2:15 PM
Inside Blacktail Canyon
MILE 120
A 'siesta' stop

Bear took us into this canyon with the order not to talk, which was a super idea. We don't have a bunch of loudmouths, but six couples that do tend to use volume to get one another's attention. Bear said to bring a book and/or a pillow and take the time to relax. Hopefully everyone can. I have taken a spot by a very small (2') fall with just a little water running and I took a 3-pic series of my view down the canyon and above - this is a narrow canyon indeed.

Elves Chasm was neat - I had seen a picture of its waterfall in my river book and asked Bear about it beforehand. We had a moderate climb up to the falls which fell into a large pool. Gary and Mike swam out to where the falls fell and then climbed up a hole in the wall to end up behind the fall and about 10' up. They had pix taken and then before I knew it Gary had jumped down into the pool! Mike followed right after. Apparently it was plenty deep for that. Dad started across the pool for hit own pic to be taken but then Noreen offered to take one of both of us and I swam across, too. It really was deeper than I expected. Dad and I climbed up the hole - which was about four feet around at its smallest and had a mystic feeling with the amount of light and algae that surrounded us. We emerged behind the fall and had a picture taken. I took the dive (feet first) and then eventually Dad made his way down for a low-dive pic of his own. We hiked back down - we weren't cold at all thanks to the hot day - and soon after we stopped again for lunch.

I am truly relaxed right now. Normally we are either on the boat, eating, or making or breaking camp during daylight. When I get a chance to write I'm always in a hurry just to write down what we did. I don't get to reflect on it all very often. We're at the halfway point now, the afternoon of Day 4, and I believe Bear when he says that the last 4 days fly by. These first 3 have, for sure. Now was a good time to take a rest. And this little side canyon was a wonderful place to do it.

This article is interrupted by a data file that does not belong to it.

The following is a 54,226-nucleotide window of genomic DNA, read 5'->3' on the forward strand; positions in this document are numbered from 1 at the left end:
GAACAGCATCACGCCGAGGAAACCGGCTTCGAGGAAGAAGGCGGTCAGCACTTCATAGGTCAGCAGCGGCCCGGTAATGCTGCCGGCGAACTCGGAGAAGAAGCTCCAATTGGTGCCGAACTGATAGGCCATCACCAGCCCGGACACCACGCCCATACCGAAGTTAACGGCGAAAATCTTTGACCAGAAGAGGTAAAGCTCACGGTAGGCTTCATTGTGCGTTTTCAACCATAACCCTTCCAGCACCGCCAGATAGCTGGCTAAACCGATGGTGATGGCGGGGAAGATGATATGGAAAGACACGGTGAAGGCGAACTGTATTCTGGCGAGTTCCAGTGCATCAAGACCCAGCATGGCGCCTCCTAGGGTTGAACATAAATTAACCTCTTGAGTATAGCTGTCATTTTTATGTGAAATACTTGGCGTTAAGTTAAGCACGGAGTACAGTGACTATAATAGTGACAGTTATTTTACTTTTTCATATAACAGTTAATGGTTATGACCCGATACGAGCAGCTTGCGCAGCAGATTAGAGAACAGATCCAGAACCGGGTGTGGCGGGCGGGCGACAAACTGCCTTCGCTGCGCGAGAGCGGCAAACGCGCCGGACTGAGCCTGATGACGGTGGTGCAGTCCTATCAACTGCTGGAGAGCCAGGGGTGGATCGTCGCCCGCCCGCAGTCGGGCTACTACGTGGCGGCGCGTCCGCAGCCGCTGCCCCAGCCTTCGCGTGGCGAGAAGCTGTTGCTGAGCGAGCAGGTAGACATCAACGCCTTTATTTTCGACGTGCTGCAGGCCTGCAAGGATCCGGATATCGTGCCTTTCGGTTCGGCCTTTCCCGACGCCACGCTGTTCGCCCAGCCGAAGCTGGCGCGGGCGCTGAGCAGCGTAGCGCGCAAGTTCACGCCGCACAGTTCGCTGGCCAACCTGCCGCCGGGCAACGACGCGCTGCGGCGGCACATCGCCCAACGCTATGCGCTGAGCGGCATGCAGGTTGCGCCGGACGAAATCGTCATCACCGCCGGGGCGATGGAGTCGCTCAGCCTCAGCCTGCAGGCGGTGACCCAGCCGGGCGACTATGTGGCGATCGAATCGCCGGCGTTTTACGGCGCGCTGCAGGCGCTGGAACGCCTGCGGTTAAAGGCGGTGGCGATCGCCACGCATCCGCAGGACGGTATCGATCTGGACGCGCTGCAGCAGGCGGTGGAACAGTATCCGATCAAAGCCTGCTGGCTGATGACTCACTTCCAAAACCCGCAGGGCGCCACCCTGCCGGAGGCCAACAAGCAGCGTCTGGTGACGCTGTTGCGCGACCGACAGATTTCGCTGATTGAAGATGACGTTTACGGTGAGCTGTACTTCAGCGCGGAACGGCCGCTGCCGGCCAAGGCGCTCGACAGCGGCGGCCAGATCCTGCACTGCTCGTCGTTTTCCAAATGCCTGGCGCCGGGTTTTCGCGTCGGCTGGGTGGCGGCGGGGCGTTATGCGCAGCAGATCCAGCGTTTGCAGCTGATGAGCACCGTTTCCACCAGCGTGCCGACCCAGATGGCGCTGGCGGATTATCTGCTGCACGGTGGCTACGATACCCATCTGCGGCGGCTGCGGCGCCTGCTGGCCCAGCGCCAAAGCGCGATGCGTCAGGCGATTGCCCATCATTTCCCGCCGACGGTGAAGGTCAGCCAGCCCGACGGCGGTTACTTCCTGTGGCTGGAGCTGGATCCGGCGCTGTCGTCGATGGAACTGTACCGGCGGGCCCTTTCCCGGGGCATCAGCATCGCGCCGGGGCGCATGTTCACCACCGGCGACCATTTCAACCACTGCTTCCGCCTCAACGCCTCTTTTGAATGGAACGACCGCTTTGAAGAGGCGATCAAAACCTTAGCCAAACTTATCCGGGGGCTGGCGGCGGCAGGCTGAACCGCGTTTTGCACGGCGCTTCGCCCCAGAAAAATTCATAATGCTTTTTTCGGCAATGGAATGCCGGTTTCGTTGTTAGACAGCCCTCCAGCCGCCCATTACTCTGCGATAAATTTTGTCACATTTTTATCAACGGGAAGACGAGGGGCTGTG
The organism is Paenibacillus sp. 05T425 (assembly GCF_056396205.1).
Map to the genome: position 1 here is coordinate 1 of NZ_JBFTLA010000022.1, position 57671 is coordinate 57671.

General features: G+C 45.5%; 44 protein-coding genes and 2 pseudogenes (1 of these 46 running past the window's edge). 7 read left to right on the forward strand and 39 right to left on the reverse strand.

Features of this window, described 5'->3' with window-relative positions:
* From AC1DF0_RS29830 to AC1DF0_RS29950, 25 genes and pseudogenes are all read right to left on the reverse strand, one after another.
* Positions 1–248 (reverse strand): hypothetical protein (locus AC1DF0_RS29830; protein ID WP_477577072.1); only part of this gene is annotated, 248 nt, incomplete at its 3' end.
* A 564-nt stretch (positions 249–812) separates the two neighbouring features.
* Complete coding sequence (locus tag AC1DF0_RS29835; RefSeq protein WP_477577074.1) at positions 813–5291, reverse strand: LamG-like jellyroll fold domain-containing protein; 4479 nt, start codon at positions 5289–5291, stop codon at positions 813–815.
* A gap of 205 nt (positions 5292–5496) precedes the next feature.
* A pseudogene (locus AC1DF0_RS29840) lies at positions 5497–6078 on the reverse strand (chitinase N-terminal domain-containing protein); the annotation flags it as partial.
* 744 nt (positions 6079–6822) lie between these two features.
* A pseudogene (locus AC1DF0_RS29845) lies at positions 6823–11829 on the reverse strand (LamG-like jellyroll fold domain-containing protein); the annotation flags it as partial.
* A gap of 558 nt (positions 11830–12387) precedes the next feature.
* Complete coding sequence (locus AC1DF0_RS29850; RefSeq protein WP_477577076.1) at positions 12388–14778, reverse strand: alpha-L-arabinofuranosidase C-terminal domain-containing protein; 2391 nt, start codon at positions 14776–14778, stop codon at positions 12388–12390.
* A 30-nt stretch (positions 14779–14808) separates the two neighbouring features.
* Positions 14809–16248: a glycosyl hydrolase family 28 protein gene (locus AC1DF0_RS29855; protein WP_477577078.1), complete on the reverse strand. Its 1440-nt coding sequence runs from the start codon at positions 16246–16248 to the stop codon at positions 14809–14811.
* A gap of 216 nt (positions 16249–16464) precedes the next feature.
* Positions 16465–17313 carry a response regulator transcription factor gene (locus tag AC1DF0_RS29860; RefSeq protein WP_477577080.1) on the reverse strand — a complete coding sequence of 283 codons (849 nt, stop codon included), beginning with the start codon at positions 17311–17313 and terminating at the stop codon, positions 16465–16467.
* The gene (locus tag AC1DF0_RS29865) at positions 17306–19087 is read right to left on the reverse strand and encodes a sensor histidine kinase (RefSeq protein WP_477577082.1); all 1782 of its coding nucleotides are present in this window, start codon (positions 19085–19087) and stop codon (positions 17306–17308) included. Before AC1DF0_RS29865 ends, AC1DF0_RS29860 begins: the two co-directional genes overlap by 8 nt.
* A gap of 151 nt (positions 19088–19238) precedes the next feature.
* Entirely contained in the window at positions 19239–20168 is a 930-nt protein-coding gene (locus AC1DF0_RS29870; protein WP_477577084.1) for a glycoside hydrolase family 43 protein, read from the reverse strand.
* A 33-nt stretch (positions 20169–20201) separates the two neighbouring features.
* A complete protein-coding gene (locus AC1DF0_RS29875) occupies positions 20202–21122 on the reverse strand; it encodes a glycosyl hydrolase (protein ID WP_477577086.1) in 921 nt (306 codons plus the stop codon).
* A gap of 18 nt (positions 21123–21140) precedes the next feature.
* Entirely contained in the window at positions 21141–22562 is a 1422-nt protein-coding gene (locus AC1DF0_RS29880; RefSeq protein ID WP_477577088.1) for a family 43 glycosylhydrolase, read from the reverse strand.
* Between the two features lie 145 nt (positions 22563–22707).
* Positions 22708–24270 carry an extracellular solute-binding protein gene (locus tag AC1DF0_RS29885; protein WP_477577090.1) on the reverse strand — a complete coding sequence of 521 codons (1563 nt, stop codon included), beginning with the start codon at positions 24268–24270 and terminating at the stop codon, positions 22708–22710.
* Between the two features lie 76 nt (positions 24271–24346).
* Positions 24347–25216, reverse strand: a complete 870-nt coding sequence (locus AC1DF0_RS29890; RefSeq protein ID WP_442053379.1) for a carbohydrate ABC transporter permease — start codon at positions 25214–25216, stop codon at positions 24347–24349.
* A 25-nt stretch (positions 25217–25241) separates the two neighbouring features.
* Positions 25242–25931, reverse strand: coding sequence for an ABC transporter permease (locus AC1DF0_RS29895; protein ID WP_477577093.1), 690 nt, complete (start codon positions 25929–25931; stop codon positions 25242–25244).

(Some pictures of Blacktail Canyon by Dad:a picture of me by a small fall, another shot of the narrow walls, a picture of dad at his perch (unfortunately with a drop of rain obscuring Dad), and a shot with Bear, Mike, Douglas, and me on our way out of Blacktail.)

What do I want to think and write about? Well, what do I want to remember later? I'll make a list:

  1. My emotions during the trip
  2. The way the system (eating, camping, riding, hiking) worked
  3. The people I've now met
  4. What I'd change for my next time through

I should mention that this canyon has a marvelous show of the Great Unconformity. It is right at eye-level for the most part. The dark Vishnu Schist (which I'm sitting on now) holds up the tan sandstone above it like an old stump holding sheets of plywood. The Schist has streaks of white quartz in veins that run almost up-and-down, while the sandstone strata are perfectly flat. It looks like a giant hand could remove the sandstone flake-by-giant-flake and leave the Vishnu exposed, the old and stately stone seeing the sun for the first time in 300 million years. The line between the two layers truly is a great oddity and had to be a mystery to man for ages.